Can South Sudan survive? - Macleans.ca

Can South Sudan survive?

The capital is booming, but infrastructure is non-existent and tensions are mounting

by
Independent—but still troubled

William B. Plowman/Redux

Hands moving nervously, her gaze staring at a nearby table, Sarah Clero Rial still remembers vividly the memories of her troubled past. Rial is Southern Sudanese, now a single mom with three kids and a job in both the United States and her home country; in 1991, she was just a young African girl living in the Sudanese capital of Khartoum, after having barely escaped the civil war that was raging in the south of the country at that time. “Living in the South was really tough. There were continued shortages and a lot of tension, stabbings and shootings. Many people were killed or simply vanished,” she recounts. “When my family decided to move to the North, we took the last train from Wau to Khartoum before the railway was closed.”

But even if moving to the capital saved her life, being a Christian and southerner was never going to be easy in the Islamic and Arab-dominated North. The rebels of the Sudan People’s Liberation Army (SPLA) were fighting against a government whose policies were perceived as pro-Arab and oblivious to the lack of development in the South, and coming from that region meant arousing the suspicion of the Sudanese authorities. One day, Rial’s life changed abruptly and forever: arrested for wearing a traditional African skirt—unacceptable in a city governed by strict sharia-based rules—she was tied up and put on the back of an open police truck. Then she was driven around Khartoum for the whole afternoon, as a warning for whomever might have thoughts of doing the same.

“People were throwing dirt at me, launching all sort of insults. It was really humiliating,” she says. She was eventually released, but deep in her heart, her decision had already been made. “My personal revolution started that very moment,” she says. “I realized that I would have never changed my habits and accept to be a second-class citizen in my own country.”

Today, Rial, who went to the U.S. after university before returning to her country and becoming one of the first women’s rights activists in South Sudan—she operates offices in both Boston and her home country—is about to see her dreams come true. Following the result of the referendum on independence held in the South last January, in accordance with the final Comprehensive Peace Agreement (CPA) signed in 2005 between the two regions, on July 9 South Sudan will become the youngest country in the world. After 22 years of civil war between the Sudanese army and the SPLA that caused more than two million deaths, and a difficult six-year interim period rife with continuing tensions with Khartoum, South Sudanese will finally be the masters of their own destinies. “I still remember the sense of relief and freedom I felt when I cast my vote,” says Rial. “Finally, in a few days I will have my own country.”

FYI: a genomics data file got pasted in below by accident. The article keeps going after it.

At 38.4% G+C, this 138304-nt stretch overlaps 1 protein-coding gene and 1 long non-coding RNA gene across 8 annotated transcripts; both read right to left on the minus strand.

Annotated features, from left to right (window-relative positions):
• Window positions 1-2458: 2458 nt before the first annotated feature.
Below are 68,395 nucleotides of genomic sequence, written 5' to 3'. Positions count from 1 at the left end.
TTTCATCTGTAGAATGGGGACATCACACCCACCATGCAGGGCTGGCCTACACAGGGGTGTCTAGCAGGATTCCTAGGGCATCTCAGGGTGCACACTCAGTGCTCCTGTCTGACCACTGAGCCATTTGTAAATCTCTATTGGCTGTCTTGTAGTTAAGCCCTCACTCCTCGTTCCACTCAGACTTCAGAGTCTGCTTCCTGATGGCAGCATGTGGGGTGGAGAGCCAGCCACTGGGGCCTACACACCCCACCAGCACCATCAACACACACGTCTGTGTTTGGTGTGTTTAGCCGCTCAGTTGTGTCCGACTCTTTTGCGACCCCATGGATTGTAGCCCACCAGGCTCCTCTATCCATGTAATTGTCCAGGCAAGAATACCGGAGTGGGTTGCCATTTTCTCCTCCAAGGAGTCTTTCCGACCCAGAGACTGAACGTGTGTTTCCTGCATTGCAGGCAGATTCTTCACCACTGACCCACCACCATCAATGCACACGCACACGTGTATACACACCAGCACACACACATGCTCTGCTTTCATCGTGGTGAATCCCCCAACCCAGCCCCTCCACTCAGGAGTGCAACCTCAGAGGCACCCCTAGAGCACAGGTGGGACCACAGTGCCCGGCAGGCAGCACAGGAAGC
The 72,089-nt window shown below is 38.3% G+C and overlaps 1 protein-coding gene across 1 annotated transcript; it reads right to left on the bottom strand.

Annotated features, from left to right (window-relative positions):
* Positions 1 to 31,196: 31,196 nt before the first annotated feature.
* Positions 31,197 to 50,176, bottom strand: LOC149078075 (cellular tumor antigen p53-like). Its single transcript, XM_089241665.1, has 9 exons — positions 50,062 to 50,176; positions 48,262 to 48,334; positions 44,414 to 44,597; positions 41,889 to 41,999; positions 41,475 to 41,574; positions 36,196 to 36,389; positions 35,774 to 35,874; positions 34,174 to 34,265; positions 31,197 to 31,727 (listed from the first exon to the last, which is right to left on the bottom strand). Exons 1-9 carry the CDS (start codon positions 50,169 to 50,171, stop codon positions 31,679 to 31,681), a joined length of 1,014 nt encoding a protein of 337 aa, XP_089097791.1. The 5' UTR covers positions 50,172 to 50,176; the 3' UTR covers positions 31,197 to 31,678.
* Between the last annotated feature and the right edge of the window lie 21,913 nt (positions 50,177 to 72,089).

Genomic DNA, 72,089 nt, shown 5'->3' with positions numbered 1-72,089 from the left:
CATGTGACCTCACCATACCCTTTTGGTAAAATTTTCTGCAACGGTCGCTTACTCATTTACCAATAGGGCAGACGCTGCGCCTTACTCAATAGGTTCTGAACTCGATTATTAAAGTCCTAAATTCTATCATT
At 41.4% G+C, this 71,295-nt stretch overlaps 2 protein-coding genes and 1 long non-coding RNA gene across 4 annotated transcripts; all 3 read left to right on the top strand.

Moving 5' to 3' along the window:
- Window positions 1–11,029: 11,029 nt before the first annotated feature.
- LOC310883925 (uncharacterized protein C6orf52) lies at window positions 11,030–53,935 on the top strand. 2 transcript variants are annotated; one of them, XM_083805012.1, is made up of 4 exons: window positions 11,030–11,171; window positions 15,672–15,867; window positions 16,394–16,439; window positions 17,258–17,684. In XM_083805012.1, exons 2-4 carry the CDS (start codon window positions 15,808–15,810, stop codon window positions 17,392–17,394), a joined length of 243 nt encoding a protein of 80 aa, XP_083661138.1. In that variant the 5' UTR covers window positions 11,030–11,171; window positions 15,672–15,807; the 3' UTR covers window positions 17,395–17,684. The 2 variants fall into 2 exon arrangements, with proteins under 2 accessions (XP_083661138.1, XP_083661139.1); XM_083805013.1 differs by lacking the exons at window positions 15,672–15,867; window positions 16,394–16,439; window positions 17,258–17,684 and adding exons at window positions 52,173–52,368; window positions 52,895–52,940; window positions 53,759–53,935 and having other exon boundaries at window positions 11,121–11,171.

Her sense of pride and joy is shared by the vast majority of her fellow citizens. Juba, the makeshift capital of the South, where NGO and UN agency compounds exist side by side with reed shacks in which most of the locals live, has being preparing for the event for weeks. The government is conducting mock parades for independence day, civil servants are rushing to learn the national anthem, and army and police are conducting periodic searches in the capital to rid it of weapons. Juba suffers from a lack of housing, infrastructure and basic services, but long-time residents are quick to point out the progress of the past years. “You should have come in 2007. There was not even one square centimetre of paved road,” explains Cleonice Salvadeo, a nun who works at the local Comboni missionary house.

But if Juba is booming, the whole of South Sudan, with 80 per cent of Sudan’s oil reserves and deposits of gold, iron and copper still to be explored and exploited, might soon become the best place to do business in Africa. The huge quantity of foreign investment being poured into the country reflects the jostling of the main global players (the U.S. and China above all) to become its privileged trading partners. “South Sudan is a virgin area for everything, from farming to tourism,” explains Minister of Information Barnaba Marial. “There will be a special policy with lots of benefits for foreign investors. We are open to anyone willing to become our partner.”

Even with all its potential, though, South Sudan will not be an easy bet for investors. Many sticky issues remain on the table, the main one being the normalization of strained relations with the North. Even if the government led by President Hassan Omar al-Bashir seems to have accepted the inevitable secession of the South, the government in Juba is still accusing Khartoum of supporting militia and rebel groups in the South in order to destabilize the new country. South Sudan is currently facing six internal rebellions, the main ones led by disgruntled former officers of the SPLA who decided to change sides and whose wars have caused hundreds of deaths since the beginning of the year.